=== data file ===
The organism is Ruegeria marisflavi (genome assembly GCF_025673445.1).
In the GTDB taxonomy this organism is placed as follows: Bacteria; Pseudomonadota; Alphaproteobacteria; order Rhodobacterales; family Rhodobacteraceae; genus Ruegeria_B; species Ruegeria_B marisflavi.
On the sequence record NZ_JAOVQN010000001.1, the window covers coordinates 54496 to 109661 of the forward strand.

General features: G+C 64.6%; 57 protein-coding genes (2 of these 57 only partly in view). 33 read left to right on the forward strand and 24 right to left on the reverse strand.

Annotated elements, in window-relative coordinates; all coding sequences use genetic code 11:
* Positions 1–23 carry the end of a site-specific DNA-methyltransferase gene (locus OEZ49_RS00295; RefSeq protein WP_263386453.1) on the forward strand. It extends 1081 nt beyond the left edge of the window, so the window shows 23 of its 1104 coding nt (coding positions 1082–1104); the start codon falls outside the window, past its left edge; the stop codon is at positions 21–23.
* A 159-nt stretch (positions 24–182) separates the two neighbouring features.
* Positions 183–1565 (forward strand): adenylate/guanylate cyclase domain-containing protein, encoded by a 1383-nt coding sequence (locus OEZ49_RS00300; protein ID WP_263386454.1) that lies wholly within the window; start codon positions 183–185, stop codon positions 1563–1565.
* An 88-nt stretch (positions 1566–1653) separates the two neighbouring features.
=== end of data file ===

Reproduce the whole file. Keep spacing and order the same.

The organism is Ruegeria marisflavi (genome assembly GCF_025673445.1).
In the GTDB taxonomy this organism is placed as follows: Bacteria; Pseudomonadota; Alphaproteobacteria; order Rhodobacterales; family Rhodobacteraceae; genus Ruegeria_B; species Ruegeria_B marisflavi.
On the sequence record NZ_JAOVQN010000001.1, the window covers coordinates 54496 to 109661 of the forward strand.

General features: G+C 64.6%; 57 protein-coding genes (2 of these 57 only partly in view). 33 read left to right on the forward strand and 24 right to left on the reverse strand.

Annotated elements, in window-relative coordinates; all coding sequences use genetic code 11:
* Positions 1–23 carry the end of a site-specific DNA-methyltransferase gene (locus OEZ49_RS00295; RefSeq protein WP_263386453.1) on the forward strand. It extends 1081 nt beyond the left edge of the window, so the window shows 23 of its 1104 coding nt (coding positions 1082–1104); the start codon falls outside the window, past its left edge; the stop codon is at positions 21–23.
* A 159-nt stretch (positions 24–182) separates the two neighbouring features.
* Positions 183–1565 (forward strand): adenylate/guanylate cyclase domain-containing protein, encoded by a 1383-nt coding sequence (locus OEZ49_RS00300; protein ID WP_263386454.1) that lies wholly within the window; start codon positions 183–185, stop codon positions 1563–1565.
* An 88-nt stretch (positions 1566–1653) separates the two neighbouring features.